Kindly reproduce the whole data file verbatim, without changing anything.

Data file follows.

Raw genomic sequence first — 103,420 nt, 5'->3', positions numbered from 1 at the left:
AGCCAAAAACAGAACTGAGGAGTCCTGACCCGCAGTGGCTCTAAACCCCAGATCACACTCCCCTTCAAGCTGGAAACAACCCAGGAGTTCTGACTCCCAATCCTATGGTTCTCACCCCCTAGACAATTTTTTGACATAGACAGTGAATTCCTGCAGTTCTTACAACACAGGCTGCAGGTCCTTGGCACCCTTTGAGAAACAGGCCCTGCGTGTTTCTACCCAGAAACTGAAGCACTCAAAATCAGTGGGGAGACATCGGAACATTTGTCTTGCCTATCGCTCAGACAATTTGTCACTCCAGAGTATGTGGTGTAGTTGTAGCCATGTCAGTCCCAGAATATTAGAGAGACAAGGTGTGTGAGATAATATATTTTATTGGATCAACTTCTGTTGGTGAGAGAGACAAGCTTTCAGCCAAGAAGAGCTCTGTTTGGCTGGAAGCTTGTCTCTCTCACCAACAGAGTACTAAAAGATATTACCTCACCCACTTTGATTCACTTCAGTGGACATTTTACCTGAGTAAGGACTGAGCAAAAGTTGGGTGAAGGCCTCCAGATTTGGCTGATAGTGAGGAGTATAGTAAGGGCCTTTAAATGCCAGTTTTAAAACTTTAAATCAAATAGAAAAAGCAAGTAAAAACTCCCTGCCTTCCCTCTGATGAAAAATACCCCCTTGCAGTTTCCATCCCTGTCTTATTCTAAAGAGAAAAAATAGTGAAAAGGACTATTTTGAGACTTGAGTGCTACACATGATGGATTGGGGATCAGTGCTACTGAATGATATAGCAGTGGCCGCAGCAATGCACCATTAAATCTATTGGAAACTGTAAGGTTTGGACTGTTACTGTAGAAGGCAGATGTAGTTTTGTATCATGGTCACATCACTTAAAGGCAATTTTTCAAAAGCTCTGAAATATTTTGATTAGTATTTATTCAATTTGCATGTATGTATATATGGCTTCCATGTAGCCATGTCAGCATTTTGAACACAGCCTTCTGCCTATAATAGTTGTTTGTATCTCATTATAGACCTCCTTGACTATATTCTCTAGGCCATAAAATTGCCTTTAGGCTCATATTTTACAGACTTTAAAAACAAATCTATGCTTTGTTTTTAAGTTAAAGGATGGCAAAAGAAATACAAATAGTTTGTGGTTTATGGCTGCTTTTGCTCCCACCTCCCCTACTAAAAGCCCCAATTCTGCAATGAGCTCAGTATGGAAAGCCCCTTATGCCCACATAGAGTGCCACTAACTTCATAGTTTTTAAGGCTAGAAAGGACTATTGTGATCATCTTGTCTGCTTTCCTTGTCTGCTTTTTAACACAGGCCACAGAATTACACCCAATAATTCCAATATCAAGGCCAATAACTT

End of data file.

Raw genomic sequence first — 103,420 nt, 5'->3', positions numbered from 1 at the left:
AGCCAAAAACAGAACTGAGGAGTCCTGACCCGCAGTGGCTCTAAACCCCAGATCACACTCCCCTTCAAGCTGGAAACAACCCAGGAGTTCTGACTCCCAATCCTATGGTTCTCACCCCCTAGACAATTTTTTGACATAGACAGTGAATTCCTGCAGTTCTTACAACACAGGCTGCAGGTCCTTGGCACCCTTTGAGAAACAGGCCCTGCGTGTTTCTACCCAGAAACTGAAGCACTCAAAATCAGTGGGGAGACATCGGAACATTTGTCTTGCCTATCGCTCAGACAATTTGTCACTCCAGAGTATGTGGTGTAGTTGTAGCCATGTCAGTCCCAGAATATTAGAGAGACAAGGTGTGTGAGATAATATATTTTATTGGATCAACTTCTGTTGGTGAGAGAGACAAGCTTTCAGCCAAGAAGAGCTCTGTTTGGCTGGAAGCTTGTCTCTCTCACCAACAGAGTACTAAAAGATATTACCTCACCCACTTTGATTCACTTCAGTGGACATTTTACCTGAGTAAGGACTGAGCAAAAGTTGGGTGAAGGCCTCCAGATTTGGCTGATAGTGAGGAGTATAGTAAGGGCCTTTAAATGCCAGTTTTAAAACTTTAAATCAAATAGAAAAAGCAAGTAAAAACTCCCTGCCTTCCCTCTGATGAAAAATACCCCCTTGCAGTTTCCATCCCTGTCTTATTCTAAAGAGAAAAAATAGTGAAAAGGACTATTTTGAGACTTGAGTGCTACACATGATGGATTGGGGATCAGTGCTACTGAATGATATAGCAGTGGCCGCAGCAATGCACCATTAAATCTATTGGAAACTGTAAGGTTTGGACTGTTACTGTAGAAGGCAGATGTAGTTTTGTATCATGGTCACATCACTTAAAGGCAATTTTTCAAAAGCTCTGAAATATTTTGATTAGTATTTATTCAATTTGCATGTATGTATATATGGCTTCCATGTAGCCATGTCAGCATTTTGAACACAGCCTTCTGCCTATAATAGTTGTTTGTATCTCATTATAGACCTCCTTGACTATATTCTCTAGGCCATAAAATTGCCTTTAGGCTCATATTTTACAGACTTTAAAAACAAATCTATGCTTTGTTTTTAAGTTAAAGGATGGCAAAAGAAATACAAATAGTTTGTGGTTTATGGCTGCTTTTGCTCCCACCTCCCCTACTAAAAGCCCCAATTCTGCAATGAGCTCAGTATGGAAAGCCCCTTATGCCCACATAGAGTGCCACTAACTTCATAGTTTTTAAGGCTAGAAAGGACTATTGTGATCATCTTGTCTGCTTTCCTTGTCTGCTTTTTAACACAGGCCACAGAATTACACCCAATAATTCCAATATCAAGGCCAATAACTT